Transitioning an in-person event into a virtual platform

Tired of fighting the limitations of virtual event platforms? Check out these proven tips for breakout rooms that work.

The Bethesda chapter of Young AFCEA was set to host its Winter IT Luncheon in March 2020. This roundtable event would ordinarily bring more than a hundred people to the National Press Club in Washington, D.C. But as coronavirus cases rose, so did the concerns of the client and the event managers.

Rather than listen to a panel or keynote speaker, the Young AFCEA luncheon has always been designed to let Federal IT professionals connect with government-sector representatives in a setting where they can ask questions and engage with one another. Two government speakers are seated at each table, where a moderator facilitates the conversation with registered attendees and helps ensure a positive group dynamic. When it became apparent that hosting the luncheon in-person was no longer an option, several important questions had to be addressed: Do we push the date of the event? How do we safely host a roundtable? Could a digital platform accommodate this type of event? How do we retain the momentum surrounding the event?


Maximize Zoom’s breakout room feature

The Winter IT Luncheon was pushed until June and rebranded as the Virtual Summer IT Luncheon. The goal of the virtual event was to foster an intimate networking environment where attendees and speakers could break into groups. The organization needed a platform that would let the virtual luncheon function in the same way as an in-person roundtable.

The event managers wanted attendees to be strategically placed in virtual rooms where they could discuss topics of interest, rather than being randomly dispersed. The best-identified solution was Zoom for Government, utilizing the Breakout Rooms feature.

Attendees pre-registered and selected a discussion topic of interest, such as cybersecurity, AI/ML, cloud and IT modernization, user experience, and workforce development. Rooms were pre-assigned based on the topic selected. Once the event started, event managers could click the breakout button, inviting the attendees to join their assigned rooms. Following the breakouts, attendees were pulled back into the main session for closing remarks.

While Zoom for Government was chosen due to security reasons, the most basic Zoom accounts include the free Breakout Rooms feature which can be easily utilized for events.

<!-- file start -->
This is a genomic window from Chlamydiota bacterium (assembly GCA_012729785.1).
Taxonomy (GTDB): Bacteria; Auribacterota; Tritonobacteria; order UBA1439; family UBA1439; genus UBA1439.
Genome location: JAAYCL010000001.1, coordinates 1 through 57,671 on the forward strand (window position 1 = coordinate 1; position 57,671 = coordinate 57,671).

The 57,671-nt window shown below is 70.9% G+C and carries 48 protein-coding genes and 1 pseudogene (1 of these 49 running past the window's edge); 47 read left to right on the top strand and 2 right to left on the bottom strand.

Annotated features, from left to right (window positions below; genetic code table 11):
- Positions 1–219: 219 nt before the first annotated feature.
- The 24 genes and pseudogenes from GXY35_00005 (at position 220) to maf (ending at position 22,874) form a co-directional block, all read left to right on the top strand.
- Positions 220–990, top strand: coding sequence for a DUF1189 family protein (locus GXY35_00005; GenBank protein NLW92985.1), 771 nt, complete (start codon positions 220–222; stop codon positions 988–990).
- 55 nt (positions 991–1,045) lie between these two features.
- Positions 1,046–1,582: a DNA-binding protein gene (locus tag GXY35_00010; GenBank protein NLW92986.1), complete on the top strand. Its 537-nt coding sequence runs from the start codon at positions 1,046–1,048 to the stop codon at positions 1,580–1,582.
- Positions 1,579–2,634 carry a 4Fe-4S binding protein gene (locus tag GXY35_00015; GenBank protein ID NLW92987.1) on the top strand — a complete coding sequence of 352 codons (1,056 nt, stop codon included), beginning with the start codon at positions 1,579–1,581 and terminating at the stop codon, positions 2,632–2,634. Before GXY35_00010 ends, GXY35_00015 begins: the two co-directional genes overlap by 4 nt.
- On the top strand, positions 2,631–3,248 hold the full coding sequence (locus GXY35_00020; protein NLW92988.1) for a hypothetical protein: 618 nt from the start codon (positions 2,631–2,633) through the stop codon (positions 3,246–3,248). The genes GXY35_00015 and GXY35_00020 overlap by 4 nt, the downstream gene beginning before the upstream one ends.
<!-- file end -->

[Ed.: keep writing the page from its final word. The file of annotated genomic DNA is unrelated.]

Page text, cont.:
5 Tips To Optimize Your Breakout Room

Zoom Breakout Rooms is an inexpensive and easy-to-use tool that allows larger in-person events to be recreated virtually in an impactful way. To make your Zoom Breakout Rooms and make your event a success, be sure to:

  1. Ask attendees to turn on their video for the most interactive experience - It encourages participation and avoids users disengaging behind their screens.
  2. Build breakout rooms on the larger side - By starting with more participants, the breakouts will settle into an ideal size as people drop off because of connection issues and/or scheduling conflicts.
  3. Plan the flow of the room - Have a moderator call on participants when it’s their turn to ask a question. There is no quicker way to kill a discussion than asking, “Does anyone have questions?”.
  4. Conduct technical dry runs - Familiarize yourself with the program and the technology you’re going to be using. Practice ahead of time with the speakers and moderators to make sure they can comfortably fulfill their roles.
  5. Decide how you want to break out the rooms - Decide if you want to assign participants to breakout rooms randomly or based on topic interest or other criteria.


An engaging virtual luncheon

The Yes& team was able to successfully transition an event that is traditionally hosted in-person to a new virtual platform without losing any of the interactive aspects that make people so excited to attend. AFCEA Bethesda was able to successfully use Zoom’s breakout room feature to recreate the intimate feeling one experiences while attending networking events.

Transitioning an event into an online format, without losing sponsorships or attendees, is often a challenge. But Young AFCEA was able to raise as much for this year’s virtual event as last year’s in-person event. The event contributed in a significant way towards the chapter’s STEM scholarship commitments.